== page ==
FFA: Creating More Than Future Farmers
February 17, 2021
On Tuesday, February 9, with some relaxing of restrictions related to the pandemic, the Chinook Chapter of the FFA finally got to travel. They attended the District Agronomy/ Mechanics Contest in Big Sandy, where they placed seventh and eighth.
Chapter Advisor Karyn Billmayer expressed pride in her members who participated in various contests from 8:00 AM to 4:00 PM. Representing Chinook, Shyla Benzing competed in the senior agronomy contests while Austin Swanson, Wyatt Dunbar, and Christopher Jungers comprised the senior Ag. Mechanics team.
"We had a great time at the competition, despite the cold weather. Although I originally had twelve students planning to attend, as the week went on, they ended up not going." Billmayer said.
As described by Billmayer, these contests are important steps on Career and Leadership Development pathways. For example, Agricultural Technology and Mechanical Systems (ATMS) Career Development Events (CDE) like those designed for this competition help students develop technical knowledge and an ability to work with others to address complex agricultural dilemmas.
Typically, ATMS teams consist of three or four students who work to solve a multi-system agricultural problem. As the team works through the scenario, they prepare a report while judges evaluate their performance. Additionally, individuals complete a written exam that covers five agricultural technology and mechanical areas: compact equipment, electricity, environment and natural resources, machinery and equipment and structures.
According to Billmayer, "This year's format was slightly different than usual. Austin, Wyatt, and Christopher were allowed to work together on everything except the written test. They had to MIG weld, wire a three-way switch to two light bulbs, create a sprinkler by soldering copper pipe, identify parts of a round baler, calculate slope by using a leveling rod, and identify a legal land description."
For their efforts, the Ag. Mechanics team placed eighth.
The team score derives from a combination of the three highest individual scores and the scored team activity. The highest scorers in this CDE demonstrate a mastery of systems areas subject matter, effective communication skills, superior problem-solving techniques, an understanding of modern technology, and an ability to work successfully and effectively as individuals and as team members.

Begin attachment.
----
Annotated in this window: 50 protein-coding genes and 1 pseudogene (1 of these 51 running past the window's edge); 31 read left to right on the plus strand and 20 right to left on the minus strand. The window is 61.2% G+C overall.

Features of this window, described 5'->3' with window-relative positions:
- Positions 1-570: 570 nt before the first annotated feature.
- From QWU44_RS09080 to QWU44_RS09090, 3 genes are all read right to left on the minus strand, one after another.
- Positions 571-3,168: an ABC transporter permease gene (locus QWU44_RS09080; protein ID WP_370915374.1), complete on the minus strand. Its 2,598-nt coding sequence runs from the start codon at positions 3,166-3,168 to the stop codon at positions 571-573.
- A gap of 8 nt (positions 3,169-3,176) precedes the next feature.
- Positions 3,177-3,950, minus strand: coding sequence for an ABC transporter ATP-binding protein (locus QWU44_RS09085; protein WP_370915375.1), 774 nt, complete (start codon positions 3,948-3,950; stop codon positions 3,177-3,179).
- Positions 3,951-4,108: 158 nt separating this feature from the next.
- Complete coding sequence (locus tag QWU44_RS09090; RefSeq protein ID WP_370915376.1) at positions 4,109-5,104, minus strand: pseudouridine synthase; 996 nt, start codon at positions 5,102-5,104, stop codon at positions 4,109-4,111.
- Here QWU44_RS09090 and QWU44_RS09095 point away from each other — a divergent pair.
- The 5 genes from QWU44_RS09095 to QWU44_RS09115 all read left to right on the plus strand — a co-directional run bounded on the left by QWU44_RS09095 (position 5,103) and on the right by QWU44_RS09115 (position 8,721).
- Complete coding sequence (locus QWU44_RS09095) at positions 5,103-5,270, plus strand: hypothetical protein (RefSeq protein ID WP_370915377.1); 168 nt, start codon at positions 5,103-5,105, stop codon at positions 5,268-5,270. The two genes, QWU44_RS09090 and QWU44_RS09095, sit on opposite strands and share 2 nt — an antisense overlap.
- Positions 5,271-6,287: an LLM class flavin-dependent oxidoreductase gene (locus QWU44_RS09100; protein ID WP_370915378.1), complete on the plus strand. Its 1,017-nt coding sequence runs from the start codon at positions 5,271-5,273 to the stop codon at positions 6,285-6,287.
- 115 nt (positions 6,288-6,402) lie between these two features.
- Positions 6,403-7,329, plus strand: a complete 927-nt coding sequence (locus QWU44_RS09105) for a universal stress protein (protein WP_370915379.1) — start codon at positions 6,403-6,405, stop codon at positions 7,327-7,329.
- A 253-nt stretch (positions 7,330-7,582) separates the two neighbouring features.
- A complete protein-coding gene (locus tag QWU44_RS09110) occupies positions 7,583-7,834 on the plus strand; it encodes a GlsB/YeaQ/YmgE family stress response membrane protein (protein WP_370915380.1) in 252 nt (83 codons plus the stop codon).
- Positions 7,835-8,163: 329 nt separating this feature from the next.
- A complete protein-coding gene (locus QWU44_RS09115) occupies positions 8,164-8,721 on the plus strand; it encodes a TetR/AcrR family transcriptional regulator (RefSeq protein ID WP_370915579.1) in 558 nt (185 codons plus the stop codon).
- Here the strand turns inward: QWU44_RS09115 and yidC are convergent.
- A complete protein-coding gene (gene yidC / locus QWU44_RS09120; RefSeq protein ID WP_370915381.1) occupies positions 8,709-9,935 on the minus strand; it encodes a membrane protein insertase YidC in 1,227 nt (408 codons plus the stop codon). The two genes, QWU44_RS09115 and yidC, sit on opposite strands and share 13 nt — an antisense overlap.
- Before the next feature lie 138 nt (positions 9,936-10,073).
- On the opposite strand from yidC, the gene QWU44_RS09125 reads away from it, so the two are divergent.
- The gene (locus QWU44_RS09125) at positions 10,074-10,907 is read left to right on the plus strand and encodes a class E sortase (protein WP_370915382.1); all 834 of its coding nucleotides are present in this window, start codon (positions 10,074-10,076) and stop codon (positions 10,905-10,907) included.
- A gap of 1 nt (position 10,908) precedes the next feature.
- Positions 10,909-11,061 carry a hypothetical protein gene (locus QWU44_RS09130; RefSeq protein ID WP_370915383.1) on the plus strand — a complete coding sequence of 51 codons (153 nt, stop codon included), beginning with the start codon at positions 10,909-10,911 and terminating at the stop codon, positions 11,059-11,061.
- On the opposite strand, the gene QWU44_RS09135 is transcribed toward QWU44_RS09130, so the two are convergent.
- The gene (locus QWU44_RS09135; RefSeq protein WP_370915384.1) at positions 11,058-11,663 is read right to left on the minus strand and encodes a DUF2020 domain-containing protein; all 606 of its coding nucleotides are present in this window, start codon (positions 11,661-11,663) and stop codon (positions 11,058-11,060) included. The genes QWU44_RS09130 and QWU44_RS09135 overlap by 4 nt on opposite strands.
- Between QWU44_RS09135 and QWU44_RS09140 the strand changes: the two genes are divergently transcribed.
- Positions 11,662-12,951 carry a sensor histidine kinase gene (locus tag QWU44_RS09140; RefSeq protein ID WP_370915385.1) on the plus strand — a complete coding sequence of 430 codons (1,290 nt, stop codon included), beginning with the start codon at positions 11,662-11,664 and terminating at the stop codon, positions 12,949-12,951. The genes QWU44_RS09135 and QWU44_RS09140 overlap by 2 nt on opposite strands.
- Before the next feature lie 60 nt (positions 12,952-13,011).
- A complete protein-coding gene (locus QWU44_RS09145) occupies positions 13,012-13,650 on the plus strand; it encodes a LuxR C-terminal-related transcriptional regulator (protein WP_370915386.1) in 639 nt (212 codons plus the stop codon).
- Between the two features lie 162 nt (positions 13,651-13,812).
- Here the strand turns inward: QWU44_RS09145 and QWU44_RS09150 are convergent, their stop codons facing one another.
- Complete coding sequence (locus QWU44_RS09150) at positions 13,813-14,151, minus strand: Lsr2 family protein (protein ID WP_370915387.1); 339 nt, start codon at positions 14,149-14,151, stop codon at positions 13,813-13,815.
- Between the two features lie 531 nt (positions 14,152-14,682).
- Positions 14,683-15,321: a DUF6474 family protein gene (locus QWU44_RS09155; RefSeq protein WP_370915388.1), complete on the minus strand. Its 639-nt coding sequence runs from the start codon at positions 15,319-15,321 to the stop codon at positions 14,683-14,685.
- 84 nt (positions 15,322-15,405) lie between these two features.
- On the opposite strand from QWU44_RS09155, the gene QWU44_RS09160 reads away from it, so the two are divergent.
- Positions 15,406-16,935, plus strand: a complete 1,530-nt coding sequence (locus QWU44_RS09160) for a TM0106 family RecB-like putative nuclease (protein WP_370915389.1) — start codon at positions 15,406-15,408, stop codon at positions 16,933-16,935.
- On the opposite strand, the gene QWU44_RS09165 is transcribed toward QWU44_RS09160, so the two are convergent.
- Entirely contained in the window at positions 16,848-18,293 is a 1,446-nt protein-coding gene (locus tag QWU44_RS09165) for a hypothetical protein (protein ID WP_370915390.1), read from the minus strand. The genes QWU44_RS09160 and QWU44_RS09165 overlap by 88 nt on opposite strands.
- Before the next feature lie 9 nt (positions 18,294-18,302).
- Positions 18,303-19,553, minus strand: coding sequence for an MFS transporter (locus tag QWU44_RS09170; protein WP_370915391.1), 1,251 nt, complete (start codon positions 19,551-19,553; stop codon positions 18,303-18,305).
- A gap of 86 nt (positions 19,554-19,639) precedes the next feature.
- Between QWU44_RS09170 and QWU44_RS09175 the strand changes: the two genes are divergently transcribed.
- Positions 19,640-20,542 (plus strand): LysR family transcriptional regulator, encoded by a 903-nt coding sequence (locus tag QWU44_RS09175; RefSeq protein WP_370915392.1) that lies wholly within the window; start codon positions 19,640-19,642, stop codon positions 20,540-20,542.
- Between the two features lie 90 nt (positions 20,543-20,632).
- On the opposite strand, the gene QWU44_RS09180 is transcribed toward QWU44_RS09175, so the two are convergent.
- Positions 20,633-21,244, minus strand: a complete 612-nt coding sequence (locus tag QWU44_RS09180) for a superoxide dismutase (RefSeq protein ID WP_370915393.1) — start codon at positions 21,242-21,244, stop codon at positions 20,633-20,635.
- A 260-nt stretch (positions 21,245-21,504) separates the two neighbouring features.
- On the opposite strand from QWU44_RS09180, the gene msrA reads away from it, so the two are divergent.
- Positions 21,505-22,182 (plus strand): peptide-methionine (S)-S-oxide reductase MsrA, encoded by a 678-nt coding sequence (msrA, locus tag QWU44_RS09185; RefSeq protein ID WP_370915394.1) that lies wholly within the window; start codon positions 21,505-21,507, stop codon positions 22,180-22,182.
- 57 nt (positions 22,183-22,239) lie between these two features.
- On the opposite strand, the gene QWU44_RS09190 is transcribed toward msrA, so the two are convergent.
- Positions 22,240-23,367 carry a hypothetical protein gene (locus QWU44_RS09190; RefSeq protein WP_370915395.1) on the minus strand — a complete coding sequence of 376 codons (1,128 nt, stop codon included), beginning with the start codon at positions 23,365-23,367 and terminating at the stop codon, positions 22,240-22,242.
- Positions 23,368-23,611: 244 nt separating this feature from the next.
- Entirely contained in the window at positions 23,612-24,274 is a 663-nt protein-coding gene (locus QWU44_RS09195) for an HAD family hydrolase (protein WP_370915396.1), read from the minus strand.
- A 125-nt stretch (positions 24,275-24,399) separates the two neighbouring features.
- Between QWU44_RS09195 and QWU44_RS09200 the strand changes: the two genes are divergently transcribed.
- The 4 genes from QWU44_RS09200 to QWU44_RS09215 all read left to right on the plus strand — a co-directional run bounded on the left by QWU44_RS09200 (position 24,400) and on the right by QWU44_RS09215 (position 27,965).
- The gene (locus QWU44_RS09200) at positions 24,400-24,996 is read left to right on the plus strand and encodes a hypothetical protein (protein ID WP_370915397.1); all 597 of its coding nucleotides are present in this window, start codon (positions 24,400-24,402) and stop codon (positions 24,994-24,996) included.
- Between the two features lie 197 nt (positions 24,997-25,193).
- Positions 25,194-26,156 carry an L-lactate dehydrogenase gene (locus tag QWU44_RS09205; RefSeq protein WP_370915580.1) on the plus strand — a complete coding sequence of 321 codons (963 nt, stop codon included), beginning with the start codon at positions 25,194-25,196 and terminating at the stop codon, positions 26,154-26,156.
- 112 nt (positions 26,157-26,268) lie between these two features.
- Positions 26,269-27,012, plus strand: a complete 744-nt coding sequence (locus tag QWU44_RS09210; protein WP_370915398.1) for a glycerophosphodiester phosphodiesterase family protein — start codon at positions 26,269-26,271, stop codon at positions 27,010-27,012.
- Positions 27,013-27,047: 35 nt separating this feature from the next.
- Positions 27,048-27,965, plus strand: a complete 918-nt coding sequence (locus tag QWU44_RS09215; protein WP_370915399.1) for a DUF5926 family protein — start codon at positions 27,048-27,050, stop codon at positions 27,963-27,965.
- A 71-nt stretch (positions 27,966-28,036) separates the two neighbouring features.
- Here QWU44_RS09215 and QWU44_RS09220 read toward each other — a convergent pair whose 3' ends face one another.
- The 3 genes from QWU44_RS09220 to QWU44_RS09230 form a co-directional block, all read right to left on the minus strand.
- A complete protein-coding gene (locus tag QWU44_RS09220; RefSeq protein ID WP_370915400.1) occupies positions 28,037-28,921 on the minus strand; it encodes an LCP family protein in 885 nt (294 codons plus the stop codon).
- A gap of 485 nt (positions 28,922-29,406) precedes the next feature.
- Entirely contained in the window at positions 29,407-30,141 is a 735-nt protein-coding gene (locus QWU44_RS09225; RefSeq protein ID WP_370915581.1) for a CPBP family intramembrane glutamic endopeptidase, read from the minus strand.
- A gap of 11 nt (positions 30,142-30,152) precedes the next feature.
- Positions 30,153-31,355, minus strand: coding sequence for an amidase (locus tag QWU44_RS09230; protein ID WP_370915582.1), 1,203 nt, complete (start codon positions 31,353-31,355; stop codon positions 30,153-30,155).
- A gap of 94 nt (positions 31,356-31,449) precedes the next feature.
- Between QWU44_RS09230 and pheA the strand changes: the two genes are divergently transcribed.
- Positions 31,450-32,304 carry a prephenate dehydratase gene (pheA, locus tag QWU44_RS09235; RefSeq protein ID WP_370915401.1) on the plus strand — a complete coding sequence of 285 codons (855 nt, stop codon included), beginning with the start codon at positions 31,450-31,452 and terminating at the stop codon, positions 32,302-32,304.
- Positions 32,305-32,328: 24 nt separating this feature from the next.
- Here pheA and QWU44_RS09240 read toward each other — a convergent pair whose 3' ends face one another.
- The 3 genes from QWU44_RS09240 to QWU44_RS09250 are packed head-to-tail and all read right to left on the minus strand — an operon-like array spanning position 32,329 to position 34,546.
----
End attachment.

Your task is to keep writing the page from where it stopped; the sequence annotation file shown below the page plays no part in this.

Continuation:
This CDE is designed on the premise that students entering the workforce need a strong knowledge base and the ability to comprehend the interaction of complex systems. According to the Montana FFA Organization's website, "Students with these skills and abilities are more competitive in the job market, receive financial rewards, and are selected for advancement."
Similarly, the purpose of the FFA Agronomy CDE is to create interest and to promote understanding in agronomy. Participation exposes students to the many ways that science and technology collaborate to grow the world's major food crops. It also gives students a chance to explore career opportunities available in agronomy and to encourage them to pursue these careers.
To compete in last Tuesday's event, Benzing was required to grade grains as well as to identify seeds, weeds, crops, tools, and insects. She also completed a written agronomic knowledge exam in which she had to identify and analyze plant and soil types, evaluate commodity quality, demonstrate pest management and equipment knowledge, and discuss an agronomic issue important to crop production.
Competitors in agronomy events further demonstrate an understanding of sustainable agriculture and environmental stewardship while learning the fundamentals of the many disciplines that holistically come together to successfully produce field crops.
Working as an individual, Benzing finished in seventh place. "A full team consists of four members, so not having all of the scores to add together did hurt us in the rankings," Billmayer explained.
Programs and Office Manager for the Montana FFA Foundation, Katharine Taylor stated: "Agricultural education and what we do at the Foundation is constantly shifting, but [contests and collaborations, such as that with the USDA and NASA recently] remind me that we are building and creating so much more than 'Future Farmers.' We are growing future chemists, teachers, business executives, and maybe even astronauts."
About her competitors, Billmayer concluded, "All the individuals did great, and I am very happy with the learning process that took place."
Billmayer went on to report that eighth grader Madi Gruszie competed online in Junior Division Farm Business Management later in the week. "It is really awesome that she took that challenge on; it's a hard test even for high school students!"